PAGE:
1. No evidence of improvement in 30-day survival was found with use of LUCAS-2 mechanical compression versus manual compression for cardiopulmonary resuscitation (CPR) of cardiac arrest victims outside of a hospital.
2. Health systems must evaluate the benefit of introducing LUCAS-2 technology into emergency vehicles, weighing the price of the technology and training for situations in which providing manual CPR in a moving vehicle may endanger the provider.
Evidence Rating Level: 1 (Excellent)
Study Rundown: As few as one in 12 patients who suffer cardiac arrest outside of a hospital survive. CPR depends on high-quality chest compressions that can be difficult even under ideal circumstances. Mechanical chest compression devices may hold benefit over manual cardiopulmonary resuscitation (CPR), but there is little supporting evidence. This study assessed whether LUCAS-2, a mechanical chest compression device, improved 30-day survival in adults suffering out-of-hospital cardiac arrest compared to manual CPR. This study was conducted under real-life circumstances in which performing manual CPR may be difficult or dangerous for personnel, such as in a moving vehicle. The primary outcome was survival at 30 days and was analyzed by intention to treat. No significant improvement of 30-day survival was noted with LUCAS-2 compared to manual compression. LUCAS-2 technology and training is more expensive than that of manual compressions, but providing manual compressions in moving vehicles may be dangerous. Health systems must weigh the cost of technology vs. the danger to personnel of providing manual compressions in a moving vehicle. This study is the first randomized trial using LUCAS-2, providing important initial data. The quality of CPR provided was limited by scarcity of CPR-monitoring technology.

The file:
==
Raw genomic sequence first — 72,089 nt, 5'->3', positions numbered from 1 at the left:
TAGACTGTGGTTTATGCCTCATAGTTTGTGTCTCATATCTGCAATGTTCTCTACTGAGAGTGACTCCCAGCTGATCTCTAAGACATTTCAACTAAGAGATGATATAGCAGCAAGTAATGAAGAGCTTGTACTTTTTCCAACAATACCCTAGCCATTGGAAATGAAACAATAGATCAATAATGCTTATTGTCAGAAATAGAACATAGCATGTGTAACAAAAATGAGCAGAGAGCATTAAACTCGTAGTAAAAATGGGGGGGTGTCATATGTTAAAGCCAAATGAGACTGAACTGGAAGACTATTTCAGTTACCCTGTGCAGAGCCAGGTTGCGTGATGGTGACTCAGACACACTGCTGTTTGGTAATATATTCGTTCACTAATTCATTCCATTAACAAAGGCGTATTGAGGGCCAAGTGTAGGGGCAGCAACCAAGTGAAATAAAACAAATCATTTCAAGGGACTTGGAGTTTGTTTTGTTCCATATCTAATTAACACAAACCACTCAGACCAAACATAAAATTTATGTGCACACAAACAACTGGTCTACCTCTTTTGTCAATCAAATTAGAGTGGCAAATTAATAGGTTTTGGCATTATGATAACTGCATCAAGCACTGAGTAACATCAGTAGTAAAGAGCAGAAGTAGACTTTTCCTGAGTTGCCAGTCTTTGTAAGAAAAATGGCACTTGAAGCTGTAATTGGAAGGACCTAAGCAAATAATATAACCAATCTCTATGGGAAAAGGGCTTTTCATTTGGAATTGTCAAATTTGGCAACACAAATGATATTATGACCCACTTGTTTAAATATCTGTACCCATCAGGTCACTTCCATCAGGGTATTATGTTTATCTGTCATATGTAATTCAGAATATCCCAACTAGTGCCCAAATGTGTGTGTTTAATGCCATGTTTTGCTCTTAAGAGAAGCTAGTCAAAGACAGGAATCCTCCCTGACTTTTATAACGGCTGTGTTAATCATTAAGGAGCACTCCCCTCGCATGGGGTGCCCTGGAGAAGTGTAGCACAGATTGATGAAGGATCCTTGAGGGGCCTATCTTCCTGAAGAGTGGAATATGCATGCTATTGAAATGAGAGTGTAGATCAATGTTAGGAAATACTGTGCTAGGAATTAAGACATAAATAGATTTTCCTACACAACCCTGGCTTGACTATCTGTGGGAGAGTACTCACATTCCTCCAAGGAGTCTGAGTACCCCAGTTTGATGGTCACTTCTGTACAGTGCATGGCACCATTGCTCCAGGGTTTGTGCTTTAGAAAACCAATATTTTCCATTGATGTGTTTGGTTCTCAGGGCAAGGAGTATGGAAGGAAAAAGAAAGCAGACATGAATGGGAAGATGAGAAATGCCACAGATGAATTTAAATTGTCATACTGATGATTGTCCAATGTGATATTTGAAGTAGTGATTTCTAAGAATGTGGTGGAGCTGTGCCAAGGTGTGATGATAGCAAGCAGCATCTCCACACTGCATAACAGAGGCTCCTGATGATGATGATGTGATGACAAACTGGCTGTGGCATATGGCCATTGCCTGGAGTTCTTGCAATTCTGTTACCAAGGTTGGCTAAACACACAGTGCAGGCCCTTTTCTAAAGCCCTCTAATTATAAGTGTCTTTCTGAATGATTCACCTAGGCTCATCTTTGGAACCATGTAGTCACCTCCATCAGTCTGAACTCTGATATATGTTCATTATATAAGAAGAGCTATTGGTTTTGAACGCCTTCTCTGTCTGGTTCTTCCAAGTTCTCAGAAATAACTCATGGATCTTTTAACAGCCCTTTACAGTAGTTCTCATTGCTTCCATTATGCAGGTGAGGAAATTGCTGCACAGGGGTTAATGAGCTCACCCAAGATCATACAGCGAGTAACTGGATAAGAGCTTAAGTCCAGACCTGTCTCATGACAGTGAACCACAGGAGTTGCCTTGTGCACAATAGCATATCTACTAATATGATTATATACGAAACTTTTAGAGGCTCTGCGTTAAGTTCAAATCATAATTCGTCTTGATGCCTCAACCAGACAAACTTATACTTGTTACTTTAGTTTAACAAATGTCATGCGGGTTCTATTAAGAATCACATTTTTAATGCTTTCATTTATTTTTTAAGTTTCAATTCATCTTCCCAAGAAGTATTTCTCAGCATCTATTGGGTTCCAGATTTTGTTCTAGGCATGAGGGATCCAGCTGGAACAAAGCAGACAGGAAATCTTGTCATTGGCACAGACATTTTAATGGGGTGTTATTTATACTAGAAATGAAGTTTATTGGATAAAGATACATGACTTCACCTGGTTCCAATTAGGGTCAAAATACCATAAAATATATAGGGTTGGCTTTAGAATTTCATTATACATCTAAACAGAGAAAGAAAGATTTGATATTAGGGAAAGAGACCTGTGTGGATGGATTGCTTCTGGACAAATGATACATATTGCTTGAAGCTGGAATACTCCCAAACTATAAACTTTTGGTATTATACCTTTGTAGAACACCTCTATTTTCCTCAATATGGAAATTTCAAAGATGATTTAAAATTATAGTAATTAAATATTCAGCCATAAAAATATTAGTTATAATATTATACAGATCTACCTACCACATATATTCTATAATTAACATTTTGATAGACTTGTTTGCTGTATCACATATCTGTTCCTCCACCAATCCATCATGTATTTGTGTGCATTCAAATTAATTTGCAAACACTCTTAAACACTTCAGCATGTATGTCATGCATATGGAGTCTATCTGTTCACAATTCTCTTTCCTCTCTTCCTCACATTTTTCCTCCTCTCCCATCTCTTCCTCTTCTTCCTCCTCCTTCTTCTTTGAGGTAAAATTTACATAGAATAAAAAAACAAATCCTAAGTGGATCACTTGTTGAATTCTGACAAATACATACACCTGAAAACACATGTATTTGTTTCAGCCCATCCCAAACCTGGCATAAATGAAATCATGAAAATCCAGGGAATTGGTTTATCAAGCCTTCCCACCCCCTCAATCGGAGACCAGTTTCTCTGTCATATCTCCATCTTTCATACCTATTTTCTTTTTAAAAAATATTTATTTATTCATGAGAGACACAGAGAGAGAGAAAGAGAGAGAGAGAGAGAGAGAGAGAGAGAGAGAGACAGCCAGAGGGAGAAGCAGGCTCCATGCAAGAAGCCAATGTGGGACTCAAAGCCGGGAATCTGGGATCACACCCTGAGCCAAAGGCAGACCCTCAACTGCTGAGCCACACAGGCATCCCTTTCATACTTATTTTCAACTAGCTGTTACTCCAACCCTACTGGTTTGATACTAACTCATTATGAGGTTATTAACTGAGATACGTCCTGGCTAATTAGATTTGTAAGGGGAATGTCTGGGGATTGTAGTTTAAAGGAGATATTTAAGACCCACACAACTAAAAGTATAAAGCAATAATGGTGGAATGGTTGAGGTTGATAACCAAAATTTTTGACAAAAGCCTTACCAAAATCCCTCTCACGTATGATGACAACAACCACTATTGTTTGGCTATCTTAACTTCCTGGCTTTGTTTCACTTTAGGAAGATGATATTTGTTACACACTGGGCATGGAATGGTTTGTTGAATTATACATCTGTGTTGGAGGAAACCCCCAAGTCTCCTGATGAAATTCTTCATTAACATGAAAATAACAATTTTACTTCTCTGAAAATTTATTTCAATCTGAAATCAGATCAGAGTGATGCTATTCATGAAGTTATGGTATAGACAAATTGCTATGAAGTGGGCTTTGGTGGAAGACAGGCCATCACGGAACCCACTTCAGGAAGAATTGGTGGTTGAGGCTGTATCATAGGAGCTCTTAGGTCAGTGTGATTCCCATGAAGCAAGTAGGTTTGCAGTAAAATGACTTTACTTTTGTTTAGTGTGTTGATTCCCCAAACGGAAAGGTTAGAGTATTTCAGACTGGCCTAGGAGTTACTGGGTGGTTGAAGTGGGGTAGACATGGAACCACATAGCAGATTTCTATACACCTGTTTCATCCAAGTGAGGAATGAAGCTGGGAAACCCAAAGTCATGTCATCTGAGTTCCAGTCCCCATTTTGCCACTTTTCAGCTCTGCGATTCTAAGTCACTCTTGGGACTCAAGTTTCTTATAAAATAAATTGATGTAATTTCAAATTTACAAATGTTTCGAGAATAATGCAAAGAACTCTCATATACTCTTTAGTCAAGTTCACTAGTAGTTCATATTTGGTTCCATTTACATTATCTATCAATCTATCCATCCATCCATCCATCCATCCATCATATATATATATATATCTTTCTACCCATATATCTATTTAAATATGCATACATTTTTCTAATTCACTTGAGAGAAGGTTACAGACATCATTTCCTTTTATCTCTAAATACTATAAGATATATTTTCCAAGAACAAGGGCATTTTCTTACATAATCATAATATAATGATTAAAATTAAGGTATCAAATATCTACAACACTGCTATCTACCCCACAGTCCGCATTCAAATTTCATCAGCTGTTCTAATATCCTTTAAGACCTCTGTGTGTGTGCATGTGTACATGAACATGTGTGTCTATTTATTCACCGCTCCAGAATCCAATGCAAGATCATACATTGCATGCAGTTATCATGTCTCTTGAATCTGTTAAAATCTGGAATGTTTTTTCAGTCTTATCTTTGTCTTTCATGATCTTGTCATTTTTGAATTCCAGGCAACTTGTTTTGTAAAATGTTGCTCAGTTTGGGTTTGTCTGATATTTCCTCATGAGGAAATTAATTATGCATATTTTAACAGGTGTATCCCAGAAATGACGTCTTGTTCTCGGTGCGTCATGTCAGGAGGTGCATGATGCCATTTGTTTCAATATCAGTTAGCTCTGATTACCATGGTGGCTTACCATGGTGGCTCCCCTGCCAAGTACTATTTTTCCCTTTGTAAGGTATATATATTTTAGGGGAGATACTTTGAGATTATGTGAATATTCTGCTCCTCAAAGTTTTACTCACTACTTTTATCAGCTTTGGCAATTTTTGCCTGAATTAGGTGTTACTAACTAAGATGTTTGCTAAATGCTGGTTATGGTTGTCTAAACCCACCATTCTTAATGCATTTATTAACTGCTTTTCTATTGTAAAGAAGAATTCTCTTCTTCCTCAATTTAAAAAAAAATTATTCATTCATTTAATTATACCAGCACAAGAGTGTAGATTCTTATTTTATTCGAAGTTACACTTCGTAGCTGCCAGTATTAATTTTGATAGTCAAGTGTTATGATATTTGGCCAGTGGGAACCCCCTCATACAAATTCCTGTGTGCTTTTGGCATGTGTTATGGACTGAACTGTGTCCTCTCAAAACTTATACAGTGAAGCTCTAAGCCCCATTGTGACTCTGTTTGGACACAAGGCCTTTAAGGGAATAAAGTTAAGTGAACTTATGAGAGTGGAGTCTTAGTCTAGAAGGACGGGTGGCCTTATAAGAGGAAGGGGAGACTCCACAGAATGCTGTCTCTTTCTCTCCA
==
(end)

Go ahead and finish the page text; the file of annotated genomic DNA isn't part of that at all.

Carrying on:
This study was funded by the National Institute for Health Research HTA.
Click to read the study, published today in The Lancet
Relevant Reading: Transport with ongoing resuscitation: a comparison between manual and mechanical compression
In-Depth [randomized controlled trial]: This study assessed 30-day survival for adults suffering cardiac arrest outside of a hospital who received either mechanical compression with LUCAS-2 (experimental group) or manual compression (control group). 30-day survival after cardiac arrest was chosen as the primary endpoint because most mortality occurs within 30 days after cardiac arrest. 418 emergency response vehicles were recruited for participation and were randomly assigned (1:2) to provide compressions using LUCAS-2 (147 vehicles) or manual compressions (271 vehicles) according to standard training guidelines. 4, 471 patients were eligible for CPR, with 1,652 assigned to the LUCAS-2 group and 2,819 assigned to the manual compression group. Patients were assigned to the LUCAS-2 group or manual compression group according to the first vehicle to arrive on scene. 985 (65%) of patients in the LUCAS-2 group actually received mechanical chest compression and 11 (1%) of patients in the manual compression group received LUCAS-2. No significant difference was found in 30-day survival between the LUCAS-2 group and the manual compression group (104 [6%] of patients in the LUCAS-2 group, 193 [7%] of patients in the manual compression group, adjusted odds ratio 0.86 [95% confidence interval, (CI), 0.64-1.15]. Secondary endpoints of 3-month survival, 12-month survival, and survived event (return of spontaneous circulation until admission to receiving hospital) were similar to that of 30-day survival, and did not favor LUCAS-2.
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